In FIG. 6 a gas space 200 is positioned underneath the projection system PS and above the liquid confinement structure 12. Saturated gas can be contained or confined in the gas space 200. Radially inwardly the gas space is bounded by a meniscus 210 of liquid of the immersion space 11. Radially outwardly the humid gas space 200 is bounded by a barrier 220.

In the FIG. 6 embodiment the barrier 220 is in the form of a bellows. The barrier 220 extends from the projection system PS to the liquid confinement structure 12. The barrier extends around the optical axis of the apparatus thereby to seal a gap between the projection system PS and the liquid confinement structure 12 to define the gas space 200. Because the barrier 220 is in the form of a bellows, the barrier 220 is compliant substantially to prevent transmission of forces between the projection system PS and the liquid confinement structure 12.

Although the barrier 220 is illustrated as being connected between and attached to the final element of the projection system PS and the liquid confinement structure 12, this is not necessarily the case. For example, the barrier 220 could extend from a mounting or shielding structure of the projection system PS to the liquid confinement structure 12.

The barrier 220 is attached at one end to the projection system PS and at the other end to the liquid confinement structure 12. However, that is not necessarily the case. In one embodiment, the barrier 220 is not attached at one or both ends and is in contact with the projection system PS and/or the liquid confinement structure 12. The barrier 220 may be held in contact with at least one of the projection system PS and liquid confinement structure 12 by the elasticity of the material of the barrier 220.

The barrier 220 seals the gap between the projection system PS and the liquid confinement structure 12. Thereby the barrier 220 partly defines the gas space 200. The gas space 200 is defined by the barrier 220, the projection system PS, the meniscus 210 extending between the projection system PS and the liquid confinement structure 12.

Desirably the barrier 220 has a stiffness in the direction of the optical axis of less than 1 N/mm, desirably less than 0.5 N/mm.

In one embodiment a saturated gas source 250 may be provided which supplies gas through an orifice 255 in the liquid confinement structure 12 to the gas space 200. Thereby saturated gas can be replenished to the gas space 200. There may be an opening, for example in the liquid confinement structure 12, to extract gas from the gas space 200. The opening may also serve to remove liquid from the immersion space 11. An advantage of this is that because any gas present would be saturated, this would prevent evaporation in the fluid removal system. Also the extracted gas could be resupplied by the saturated gas source 250 to the gas space 200. Alternatively the opening could be solely for gas extraction and one or more separate openings could be provided for removal of liquid from the immersion space 11.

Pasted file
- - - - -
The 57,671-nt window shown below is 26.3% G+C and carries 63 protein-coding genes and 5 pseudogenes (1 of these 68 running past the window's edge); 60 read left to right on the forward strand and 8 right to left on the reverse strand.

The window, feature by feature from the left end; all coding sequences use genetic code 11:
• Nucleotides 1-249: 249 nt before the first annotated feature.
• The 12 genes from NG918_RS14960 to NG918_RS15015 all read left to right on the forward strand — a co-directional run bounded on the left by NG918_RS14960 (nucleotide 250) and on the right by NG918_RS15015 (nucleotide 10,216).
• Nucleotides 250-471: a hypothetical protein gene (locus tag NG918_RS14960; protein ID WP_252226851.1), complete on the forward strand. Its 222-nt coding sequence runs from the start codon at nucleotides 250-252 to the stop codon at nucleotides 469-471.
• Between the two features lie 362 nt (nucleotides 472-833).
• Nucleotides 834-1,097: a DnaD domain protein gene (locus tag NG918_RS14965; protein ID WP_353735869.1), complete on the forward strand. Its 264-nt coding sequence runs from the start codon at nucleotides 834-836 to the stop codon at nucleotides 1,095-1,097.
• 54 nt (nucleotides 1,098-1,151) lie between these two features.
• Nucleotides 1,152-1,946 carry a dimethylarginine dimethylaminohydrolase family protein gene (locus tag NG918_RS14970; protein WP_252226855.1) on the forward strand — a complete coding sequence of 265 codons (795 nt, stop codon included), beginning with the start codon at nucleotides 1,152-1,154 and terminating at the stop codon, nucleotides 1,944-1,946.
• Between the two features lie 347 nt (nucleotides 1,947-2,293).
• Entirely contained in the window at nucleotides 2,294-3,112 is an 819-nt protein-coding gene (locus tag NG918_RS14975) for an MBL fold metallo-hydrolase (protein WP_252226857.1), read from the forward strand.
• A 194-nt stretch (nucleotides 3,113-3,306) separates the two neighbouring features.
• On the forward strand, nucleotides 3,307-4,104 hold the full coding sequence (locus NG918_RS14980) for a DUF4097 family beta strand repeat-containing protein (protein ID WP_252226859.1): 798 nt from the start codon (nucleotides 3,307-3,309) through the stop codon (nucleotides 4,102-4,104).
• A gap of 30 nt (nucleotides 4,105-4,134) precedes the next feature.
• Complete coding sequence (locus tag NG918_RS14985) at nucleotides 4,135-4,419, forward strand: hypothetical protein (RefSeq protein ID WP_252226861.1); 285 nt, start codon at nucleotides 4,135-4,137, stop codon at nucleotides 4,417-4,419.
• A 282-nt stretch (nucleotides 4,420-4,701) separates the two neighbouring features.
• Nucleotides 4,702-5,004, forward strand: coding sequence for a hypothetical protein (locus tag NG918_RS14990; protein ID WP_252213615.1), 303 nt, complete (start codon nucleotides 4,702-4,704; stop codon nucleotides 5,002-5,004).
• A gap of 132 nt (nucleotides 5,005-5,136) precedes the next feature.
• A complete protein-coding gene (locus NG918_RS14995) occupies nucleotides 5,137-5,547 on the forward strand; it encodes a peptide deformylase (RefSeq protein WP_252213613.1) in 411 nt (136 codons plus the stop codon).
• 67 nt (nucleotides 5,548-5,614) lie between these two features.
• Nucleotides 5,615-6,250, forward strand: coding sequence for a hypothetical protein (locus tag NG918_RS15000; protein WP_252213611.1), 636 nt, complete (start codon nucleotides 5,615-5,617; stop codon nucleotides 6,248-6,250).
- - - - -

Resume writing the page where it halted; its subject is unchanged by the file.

As can be seen, the barrier 220 partitions the space between the projection system PS and the liquid confinement structure 12 into a radially inward space for the saturated gas (i.e. the gas space 200) and a radially outward part in fluid communication with the external atmosphere radially outwardly of the liquid confinement structure 12 and projection system PS.

FIG. 7 illustrates a further embodiment which is the same as the embodiment of FIG. 6 except as described below.

In the embodiment illustrated in FIG. 7 the barrier 220 is in the form of a seal, for example an elongate seal, which is attached to the projection system PS and is in contact with the liquid confinement structure 12 due to the elasticity of the material of the barrier 220. Alternatively the barrier 220 may be attached to the liquid confinement structure 12 and in contact with the projection system PS due to the elasticity of the material of the barrier 220. The barrier 220 is, in cross-section, substantially L shaped. A surface rather than an end of the barrier 220 contacts the projection system PS or liquid confinement structure 12 at its free end. The barrier 220 may be made of polymer, such as a fluoropolymer (e.g. viton).

FIG. 8 illustrates a further embodiment which is the same as the embodiment of FIG. 7 except as described below.

In the FIG. 8 embodiment the barrier 220 is, in cross-section, a generally V-shaped. The barrier 220 is similar to a leaf spring. It may be glued, adhered or attached along one side of the V to the projection system PS. The barrier 220 is in contact with the liquid confinement structure 12 due to the elasticity of the material of the barrier 220. The barrier 220 could be attached to the projection system PS in another way, for example by clamping or using a fastener. In an embodiment the barrier 220 is glued, adhered or attached to liquid confinement structure 12 and is in contact with the projection system.